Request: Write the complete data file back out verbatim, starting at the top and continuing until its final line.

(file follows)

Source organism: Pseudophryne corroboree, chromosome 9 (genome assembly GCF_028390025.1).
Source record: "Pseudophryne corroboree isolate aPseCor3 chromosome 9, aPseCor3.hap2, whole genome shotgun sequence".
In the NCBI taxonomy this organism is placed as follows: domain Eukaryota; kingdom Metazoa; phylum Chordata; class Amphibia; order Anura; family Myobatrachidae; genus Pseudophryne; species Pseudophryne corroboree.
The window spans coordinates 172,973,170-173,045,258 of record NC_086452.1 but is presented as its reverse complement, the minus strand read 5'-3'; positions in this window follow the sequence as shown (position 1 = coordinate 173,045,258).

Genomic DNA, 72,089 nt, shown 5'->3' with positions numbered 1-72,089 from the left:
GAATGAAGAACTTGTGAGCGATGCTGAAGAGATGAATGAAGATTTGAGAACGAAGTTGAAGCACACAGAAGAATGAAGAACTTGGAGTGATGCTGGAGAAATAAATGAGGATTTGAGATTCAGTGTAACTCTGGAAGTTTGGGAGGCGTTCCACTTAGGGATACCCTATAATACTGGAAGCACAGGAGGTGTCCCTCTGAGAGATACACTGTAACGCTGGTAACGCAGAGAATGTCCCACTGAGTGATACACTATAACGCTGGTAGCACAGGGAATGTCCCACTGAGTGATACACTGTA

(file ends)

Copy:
Source organism: Pseudophryne corroboree, chromosome 9 (genome assembly GCF_028390025.1).
Source record: "Pseudophryne corroboree isolate aPseCor3 chromosome 9, aPseCor3.hap2, whole genome shotgun sequence".
In the NCBI taxonomy this organism is placed as follows: domain Eukaryota; kingdom Metazoa; phylum Chordata; class Amphibia; order Anura; family Myobatrachidae; genus Pseudophryne; species Pseudophryne corroboree.
The window spans coordinates 172,973,170-173,045,258 of record NC_086452.1 but is presented as its reverse complement, the minus strand read 5'-3'; positions in this window follow the sequence as shown (position 1 = coordinate 173,045,258).

Genomic DNA, 72,089 nt, shown 5'->3' with positions numbered 1-72,089 from the left:
GAATGAAGAACTTGTGAGCGATGCTGAAGAGATGAATGAAGATTTGAGAACGAAGTTGAAGCACACAGAAGAATGAAGAACTTGGAGTGATGCTGGAGAAATAAATGAGGATTTGAGATTCAGTGTAACTCTGGAAGTTTGGGAGGCGTTCCACTTAGGGATACCCTATAATACTGGAAGCACAGGAGGTGTCCCTCTGAGAGATACACTGTAACGCTGGTAACGCAGAGAATGTCCCACTGAGTGATACACTATAACGCTGGTAGCACAGGGAATGTCCCACTGAGTGATACACTGTA